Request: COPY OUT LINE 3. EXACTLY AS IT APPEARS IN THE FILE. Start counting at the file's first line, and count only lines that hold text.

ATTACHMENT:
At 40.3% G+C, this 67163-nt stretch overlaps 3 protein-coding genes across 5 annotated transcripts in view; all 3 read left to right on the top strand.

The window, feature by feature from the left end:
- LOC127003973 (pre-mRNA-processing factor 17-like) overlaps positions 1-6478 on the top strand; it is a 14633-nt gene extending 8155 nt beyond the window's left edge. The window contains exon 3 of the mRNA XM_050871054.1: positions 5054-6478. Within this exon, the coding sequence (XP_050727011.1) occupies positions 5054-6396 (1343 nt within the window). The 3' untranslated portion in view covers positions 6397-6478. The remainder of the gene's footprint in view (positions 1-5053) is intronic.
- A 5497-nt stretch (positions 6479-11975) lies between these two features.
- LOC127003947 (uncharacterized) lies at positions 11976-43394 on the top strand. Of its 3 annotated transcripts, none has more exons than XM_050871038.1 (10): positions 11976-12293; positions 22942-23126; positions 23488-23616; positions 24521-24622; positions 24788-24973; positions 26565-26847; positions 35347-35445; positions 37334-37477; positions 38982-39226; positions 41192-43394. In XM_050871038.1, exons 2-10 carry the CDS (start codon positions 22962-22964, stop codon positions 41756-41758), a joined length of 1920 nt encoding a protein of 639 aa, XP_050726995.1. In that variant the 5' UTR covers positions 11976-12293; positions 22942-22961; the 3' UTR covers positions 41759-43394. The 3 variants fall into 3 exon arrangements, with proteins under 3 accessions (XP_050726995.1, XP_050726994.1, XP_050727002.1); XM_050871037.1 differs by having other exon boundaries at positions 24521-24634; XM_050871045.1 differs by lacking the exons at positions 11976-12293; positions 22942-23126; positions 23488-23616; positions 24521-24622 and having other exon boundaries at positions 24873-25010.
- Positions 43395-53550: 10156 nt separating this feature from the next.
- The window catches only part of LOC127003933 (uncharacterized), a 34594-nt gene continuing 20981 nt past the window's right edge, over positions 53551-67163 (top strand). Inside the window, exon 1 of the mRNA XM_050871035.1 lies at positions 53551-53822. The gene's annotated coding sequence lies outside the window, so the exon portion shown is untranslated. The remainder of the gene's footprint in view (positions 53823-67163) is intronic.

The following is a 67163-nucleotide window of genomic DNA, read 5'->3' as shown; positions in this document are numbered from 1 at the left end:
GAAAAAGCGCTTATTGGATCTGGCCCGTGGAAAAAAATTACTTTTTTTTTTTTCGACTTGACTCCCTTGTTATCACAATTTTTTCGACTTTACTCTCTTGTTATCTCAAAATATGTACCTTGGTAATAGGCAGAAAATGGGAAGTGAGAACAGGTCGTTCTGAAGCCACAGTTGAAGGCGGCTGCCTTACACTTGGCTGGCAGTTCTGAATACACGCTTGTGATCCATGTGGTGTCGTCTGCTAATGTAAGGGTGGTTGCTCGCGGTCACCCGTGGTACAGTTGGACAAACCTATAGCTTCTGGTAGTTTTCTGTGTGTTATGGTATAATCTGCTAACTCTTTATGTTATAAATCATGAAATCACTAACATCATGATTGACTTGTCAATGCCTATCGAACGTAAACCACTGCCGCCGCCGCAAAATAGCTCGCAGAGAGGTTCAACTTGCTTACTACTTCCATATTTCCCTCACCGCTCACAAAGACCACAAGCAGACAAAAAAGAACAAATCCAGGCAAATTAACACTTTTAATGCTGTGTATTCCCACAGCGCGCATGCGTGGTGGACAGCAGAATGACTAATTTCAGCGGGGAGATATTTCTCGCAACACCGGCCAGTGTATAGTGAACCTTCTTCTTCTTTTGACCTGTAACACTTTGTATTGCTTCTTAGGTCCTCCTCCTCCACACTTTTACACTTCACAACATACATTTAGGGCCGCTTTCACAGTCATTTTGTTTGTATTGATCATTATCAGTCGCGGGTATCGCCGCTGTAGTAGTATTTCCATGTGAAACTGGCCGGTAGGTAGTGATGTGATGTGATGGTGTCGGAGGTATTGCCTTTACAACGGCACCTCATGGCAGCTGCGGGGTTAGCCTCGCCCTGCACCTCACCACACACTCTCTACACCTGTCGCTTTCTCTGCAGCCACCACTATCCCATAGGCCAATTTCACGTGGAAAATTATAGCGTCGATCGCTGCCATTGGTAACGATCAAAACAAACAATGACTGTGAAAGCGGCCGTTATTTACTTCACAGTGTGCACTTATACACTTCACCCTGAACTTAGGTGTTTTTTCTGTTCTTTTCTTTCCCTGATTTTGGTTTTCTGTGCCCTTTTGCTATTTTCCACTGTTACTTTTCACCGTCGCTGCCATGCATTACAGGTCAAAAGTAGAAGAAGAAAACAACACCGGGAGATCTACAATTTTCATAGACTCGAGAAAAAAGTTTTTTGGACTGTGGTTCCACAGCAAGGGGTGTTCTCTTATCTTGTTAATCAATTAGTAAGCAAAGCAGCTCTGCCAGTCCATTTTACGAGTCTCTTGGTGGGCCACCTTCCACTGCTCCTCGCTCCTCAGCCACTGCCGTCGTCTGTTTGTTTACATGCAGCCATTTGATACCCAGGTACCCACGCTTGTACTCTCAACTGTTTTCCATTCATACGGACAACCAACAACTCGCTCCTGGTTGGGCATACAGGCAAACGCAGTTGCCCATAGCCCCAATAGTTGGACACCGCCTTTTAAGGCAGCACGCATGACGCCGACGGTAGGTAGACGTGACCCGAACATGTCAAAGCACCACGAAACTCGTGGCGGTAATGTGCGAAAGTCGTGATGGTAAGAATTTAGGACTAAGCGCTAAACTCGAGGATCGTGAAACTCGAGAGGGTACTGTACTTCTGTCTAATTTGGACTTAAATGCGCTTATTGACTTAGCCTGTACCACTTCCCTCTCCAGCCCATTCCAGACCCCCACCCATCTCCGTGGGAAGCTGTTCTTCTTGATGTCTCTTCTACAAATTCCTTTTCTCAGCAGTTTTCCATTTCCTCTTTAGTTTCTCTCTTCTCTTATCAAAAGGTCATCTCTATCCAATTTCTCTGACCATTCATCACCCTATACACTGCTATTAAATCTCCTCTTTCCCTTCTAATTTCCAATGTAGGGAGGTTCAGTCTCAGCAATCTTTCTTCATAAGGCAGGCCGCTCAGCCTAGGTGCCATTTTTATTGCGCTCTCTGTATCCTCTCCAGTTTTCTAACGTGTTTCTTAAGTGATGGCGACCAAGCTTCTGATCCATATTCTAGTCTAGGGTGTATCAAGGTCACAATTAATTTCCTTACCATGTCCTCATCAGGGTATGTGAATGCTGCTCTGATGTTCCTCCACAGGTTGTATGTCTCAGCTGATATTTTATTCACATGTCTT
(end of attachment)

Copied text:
- LOC127003973 (pre-mRNA-processing factor 17-like) overlaps positions 1-6478 on the top strand; it is a 14633-nt gene extending 8155 nt beyond the window's left edge. The window contains exon 3 of the mRNA XM_050871054.1: positions 5054-6478. Within this exon, the coding sequence (XP_050727011.1) occupies positions 5054-6396 (1343 nt within the window). The 3' untranslated portion in view covers positions 6397-6478. The remainder of the gene's footprint in view (positions 1-5053) is intronic.